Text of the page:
Why Have We Not Passed On What We Learned So Painfully?
I could see it in her eyes. This young woman was in pain. Her body was failing to support her and the mountain of responsibilities she heaped upon herself. She pushed herself to inhumane levels, striving to support herself while honoring her passions. Yet her body failed her. Or did she fail her body? Her schedule doesn’t allow for down time or for doing things to honor and protect the vessel which carries her through this lifetime.
Have we taught our children nothing about quality of life? Do they not see that killing ourselves slowly, whether physically, mentally or emotionally is not a life? Yet, what chance do we give them to follow their passion and be independent? A decent apartment in a reasonably safe location can cost upwards of $1500 a month. $100 barely buys a bag of groceries. In most areas, public transportation is inadequate, yet cars, insurance and fuel nearly require a second job.
They’ve grown accustomed to smart phones and computers and internet connections that are available whenever they wish to connect. In fact, in many cases, such “luxuries” are practically essential to their lives and careers.
My generation discovered back problems, carpal tunnel syndrome, migraines and ulcers by their late 30’s or early 40’s. This generation is finding them in their 20’s.
Learning to Simplify Before We Can Teach It
I know I’m a crappy example with my single-family dwelling occupied by one woman and her cats. It would require at least one U-Haul truck just to move my books. And do not even think about disconnecting me from the Internet! On the other hand, I haven’t moved in over 30 years so my house payment (including insurance) is less than half of what many pay for a one bedroom apartment nowadays. I also buy my cars new and keep them for at least 10 years. I don’t know too many people who can say the same, so hoarding books is a small offense in comparison, if you ask me.
The Fine Art of Money Management
I tried to teach my daughters to live within their means, but I know my example hasn’t been exactly sterling in that regard. Many of us run up our credit cards, eat out when we should eat in, buy things we don’t need, and the list goes one. We’ve taught our children to be consumers instead of savers, debtors instead of conservationists. Where will it end? Is it any wonder so many are homeless? It takes just one devastating financial setback for someone to lose everything.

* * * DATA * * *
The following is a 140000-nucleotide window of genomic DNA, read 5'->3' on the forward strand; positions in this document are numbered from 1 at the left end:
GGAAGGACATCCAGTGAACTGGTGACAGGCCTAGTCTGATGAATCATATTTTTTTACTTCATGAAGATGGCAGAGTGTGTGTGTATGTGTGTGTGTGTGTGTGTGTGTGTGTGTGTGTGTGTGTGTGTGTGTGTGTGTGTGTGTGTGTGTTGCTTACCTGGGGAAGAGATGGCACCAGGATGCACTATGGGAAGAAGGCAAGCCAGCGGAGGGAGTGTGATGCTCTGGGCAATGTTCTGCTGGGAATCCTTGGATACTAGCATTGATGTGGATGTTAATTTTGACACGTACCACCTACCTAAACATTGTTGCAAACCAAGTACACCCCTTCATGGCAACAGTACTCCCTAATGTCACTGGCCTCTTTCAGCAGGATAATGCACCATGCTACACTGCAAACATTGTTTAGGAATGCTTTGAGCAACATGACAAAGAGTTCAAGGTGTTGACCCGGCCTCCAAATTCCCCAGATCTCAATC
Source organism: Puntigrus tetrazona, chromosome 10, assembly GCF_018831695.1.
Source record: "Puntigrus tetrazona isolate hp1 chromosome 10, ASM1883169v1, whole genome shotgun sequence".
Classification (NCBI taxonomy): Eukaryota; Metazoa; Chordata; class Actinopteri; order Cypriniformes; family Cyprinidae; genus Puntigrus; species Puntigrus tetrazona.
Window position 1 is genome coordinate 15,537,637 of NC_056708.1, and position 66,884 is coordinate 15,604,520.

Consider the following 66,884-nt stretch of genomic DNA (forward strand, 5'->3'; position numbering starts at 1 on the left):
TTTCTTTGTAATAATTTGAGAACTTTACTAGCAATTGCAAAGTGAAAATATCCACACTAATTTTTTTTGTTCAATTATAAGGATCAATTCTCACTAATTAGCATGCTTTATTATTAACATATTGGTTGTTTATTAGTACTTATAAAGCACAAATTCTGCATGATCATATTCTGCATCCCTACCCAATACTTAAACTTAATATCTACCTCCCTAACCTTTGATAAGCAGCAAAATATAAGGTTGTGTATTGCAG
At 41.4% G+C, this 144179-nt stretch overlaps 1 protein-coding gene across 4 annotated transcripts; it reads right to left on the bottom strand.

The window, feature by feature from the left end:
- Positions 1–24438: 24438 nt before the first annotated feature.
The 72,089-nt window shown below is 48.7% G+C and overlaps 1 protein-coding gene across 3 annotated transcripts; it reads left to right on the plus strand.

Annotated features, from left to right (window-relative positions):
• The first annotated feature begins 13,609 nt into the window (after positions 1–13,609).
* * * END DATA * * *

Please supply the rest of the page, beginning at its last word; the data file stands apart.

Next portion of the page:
Seven years ago, at the height of the real estate boom, a young couple bought the house across the street for nearly half a million dollars; a 4 bedroom, 1200 square foot tract house built in 1961! I bought mine in 1980 for less than 1/5 the price, and my next door neighbors bought theirs new for less than $20,000! Craziness! But the story gets worse. The young man lost his job about 4 years ago and to add insult to injury, they lost the house to foreclosure because, by then, the real estate market had tanked and they were upside down in their loan. A few months later, another young couple bought the house for about half of the previous owners loan amount, and recently sold it again for almost what the previous owners had owed!
Once again, a 4 bedroom, 1 1/2 bath, 1200 square foot house in an older neighborhood in a Southern California suburb is going for close to half a million dollars! The simple American Dream we’re all taught to believe in is making people kill themselves at jobs they hate just to get a place of their own. People today pay more for a car than my parents paid for their first house!
The Moon Gets Further Away Every Year
We teach our kids to reach for the moon; that pie in the sky, yet it keeps getting harder and harder to reach. They’re working two or three jobs just to get by and trying to launch their own business at the same time. Our beautiful, wonderful, talented, intelligent children are burning themselves up by the time they’re 30, yet they make themselves keep going because the dream we’ve instilled in them is still out there somewhere, even if it’s getting harder to see as it disappears into the distance.
I just hope that those same beautiful, wonderful, brilliant minds can find the time and the motivation to put an end to the downward spiral they’ve inherited from us; that they can figure out, before it’s too late that the American Dream we’ve passed onto them is more of a nightmare now. I hope they can re-think that dream and create something both sustainable and fulfilling instead of working at something they hate so they can have all of the stuff they’ve been taught they need to block out the life they hate.
My gratitudes today are:
1. I am grateful that I created a simpler life than many do.
2. I am grateful that most of my needs can be met with a cat’s purr and a book.
3. I am grateful for the children who are already learning to be less the consumer, less the hoarder, and who find happiness with less and allow their true passion to rule.
4. I am grateful for my little forum where I can share concerns, ideas, positive affirmations and, of course, gratitude.
5. I am grateful for abundance: love, life, freedom, happiness, joy, pleasure in the little things, motivation, inspiration, peace, harmony, health, prosperity and philanthropy.
I’d appreciate your taking a moment to visit my Facebook pages at https://www.facebook.com/SheriLevensteinConawayAuthor?ref=aymt_homepage_panel and https://www.facebook.com/HLWTAccounting . Please also drop by my website, http://www.shericonaway.com and check out my Hire Me Page. I’ve created these pages as a means of positive affirmation and would be very grateful if you’d “like” them or leave a comment! Thank you!